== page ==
Of these top 5, the 6 M exterminated by the Nazis should be attributed to religion, the other 68 to ???
Atheist believers: deal with the contradictions of your faith
Of the top 5 mass killings in history,ReplyDelete
1. Maoist China - 30 Million
2. Stalin's Soviet Union - 20 Million
3. Nazi Germany - 11 million
4. Japan's Warlords - 10 million
5. East Pakistan (Bangladesh)rebellion supression
all can be attributed to irrational belief systems, not Atheism.
1 & 2: Communist totalitarianism, corruption, authoritarianism, and anti-intellectualism
3: Fascism and Racsicm
4. Nationalism, militarism.
5. Primarily ethnic hatred, also Muslim-Hindu tensions.
It is true that communist countries suppressed religious activities, but this was not a proximate cause of the mass killings. The motivation was primarily political and ideological.
"deal with the contradictions of your faith"ReplyDelete
What contradiction? Even if it were undoubtedly true (it's not!) that atheism alone caused the mass killings, would that mean God exists? Of course not, but to realize that would mean thinking carefully about an argument or having read any of the "new atheist" books, all of which (sucessfully or not) address exactly this topic.
The only thing you did was repeat what Fish repeated, and then attributed those things to Fish himself. "Fish says that religious people say 'x.' I don't agree with 'x.' Therefore, Fish is wrong." What kind of argument is that?ReplyDelete
I would encourage people to read Fish's actual editorial. Fish doesn't say you shouldn't criticize religion, he just says that Dawkins, Harris, and Hitchins are guilty of the same things they accuse religion of. Fish isn't defending religion, he's just saying that some specific criticisms of religion aren't coherent.
And Fish does have a point... the religious proposition is that God exists and God's existence is beyond human comprehension. So if you ask for scientific proof of God's existence, you're not showing you're smart, you're showing that you don't understand the proposition in the first place.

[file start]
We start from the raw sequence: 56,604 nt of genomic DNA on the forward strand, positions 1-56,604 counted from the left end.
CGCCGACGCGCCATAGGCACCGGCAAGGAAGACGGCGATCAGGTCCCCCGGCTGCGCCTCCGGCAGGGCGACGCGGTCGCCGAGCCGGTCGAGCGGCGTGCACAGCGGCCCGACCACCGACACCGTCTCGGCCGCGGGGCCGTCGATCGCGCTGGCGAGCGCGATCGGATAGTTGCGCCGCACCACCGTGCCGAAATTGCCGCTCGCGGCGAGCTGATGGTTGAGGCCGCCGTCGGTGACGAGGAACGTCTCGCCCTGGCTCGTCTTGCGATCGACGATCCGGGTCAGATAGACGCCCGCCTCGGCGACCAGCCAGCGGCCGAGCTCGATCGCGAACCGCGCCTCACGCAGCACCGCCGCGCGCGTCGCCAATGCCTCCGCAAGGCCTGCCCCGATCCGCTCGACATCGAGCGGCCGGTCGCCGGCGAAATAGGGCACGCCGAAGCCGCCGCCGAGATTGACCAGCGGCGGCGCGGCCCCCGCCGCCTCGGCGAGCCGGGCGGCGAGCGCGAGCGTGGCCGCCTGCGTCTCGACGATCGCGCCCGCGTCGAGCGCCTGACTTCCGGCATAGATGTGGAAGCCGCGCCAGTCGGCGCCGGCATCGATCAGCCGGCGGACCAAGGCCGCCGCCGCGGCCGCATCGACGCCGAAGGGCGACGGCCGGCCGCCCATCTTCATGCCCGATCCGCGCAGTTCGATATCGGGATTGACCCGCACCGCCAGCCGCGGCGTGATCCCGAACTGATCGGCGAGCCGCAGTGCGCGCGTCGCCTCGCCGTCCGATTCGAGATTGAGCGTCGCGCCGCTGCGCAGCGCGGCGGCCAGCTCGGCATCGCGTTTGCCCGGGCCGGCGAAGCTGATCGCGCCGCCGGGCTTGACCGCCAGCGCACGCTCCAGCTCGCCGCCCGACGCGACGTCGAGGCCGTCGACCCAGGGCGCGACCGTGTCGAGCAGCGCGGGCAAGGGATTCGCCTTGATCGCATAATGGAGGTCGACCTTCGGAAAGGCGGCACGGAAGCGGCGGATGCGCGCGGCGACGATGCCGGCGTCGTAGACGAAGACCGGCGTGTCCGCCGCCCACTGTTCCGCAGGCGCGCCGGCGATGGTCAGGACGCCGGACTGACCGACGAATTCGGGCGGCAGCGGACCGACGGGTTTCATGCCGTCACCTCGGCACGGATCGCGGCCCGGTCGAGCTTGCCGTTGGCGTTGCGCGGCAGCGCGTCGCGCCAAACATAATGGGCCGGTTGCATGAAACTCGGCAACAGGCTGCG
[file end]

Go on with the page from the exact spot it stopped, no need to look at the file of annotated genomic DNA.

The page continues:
If the essence of religious discourse is how people who are persuaded of religion's truth deal with things they can't explain, then the essence of scientific discourse is how people who are persuaded of science's truth deal with facts that science can't explain, mostly through creating ad hoc theories. This isn't a criticism of science, it's just the way it works, and it works pretty well, for that matter. The point is that science and religion work the same way.
Fish isn't saying science is wrong and religion can't be criticized, he's just saying the specific criticisms of these three authors are invalid. It's like criticizing the Bush administration for being partisan. All administrations (except maybe Monroe's) were partisan, so it's a stupid reason to target the Bush administration in particular. There are valid criticisms, but this just ain't one of them.
The Sokal Affair tells us all we really need to know about Stanley Fish.ReplyDelete
For confirmation, we need only read the nonsense that Fish writes in the New York Times, a once-respectable publication whose financial problems have led it to abandon whatever standards it had left.
stanley fish is a postmodern dumbass.ReplyDelete
Forgive me for speaking since it appears that my comments will be heartily dismissed, but you all sound like those you are criticizing. You reject those that disagree with you on the basis that your logic it better to you than theirs. You assume you can better understand their logic and evidence than they can and make simplistic statements and assume that any complex answer is ridiculous because it does not fit into your limited understanding.ReplyDelete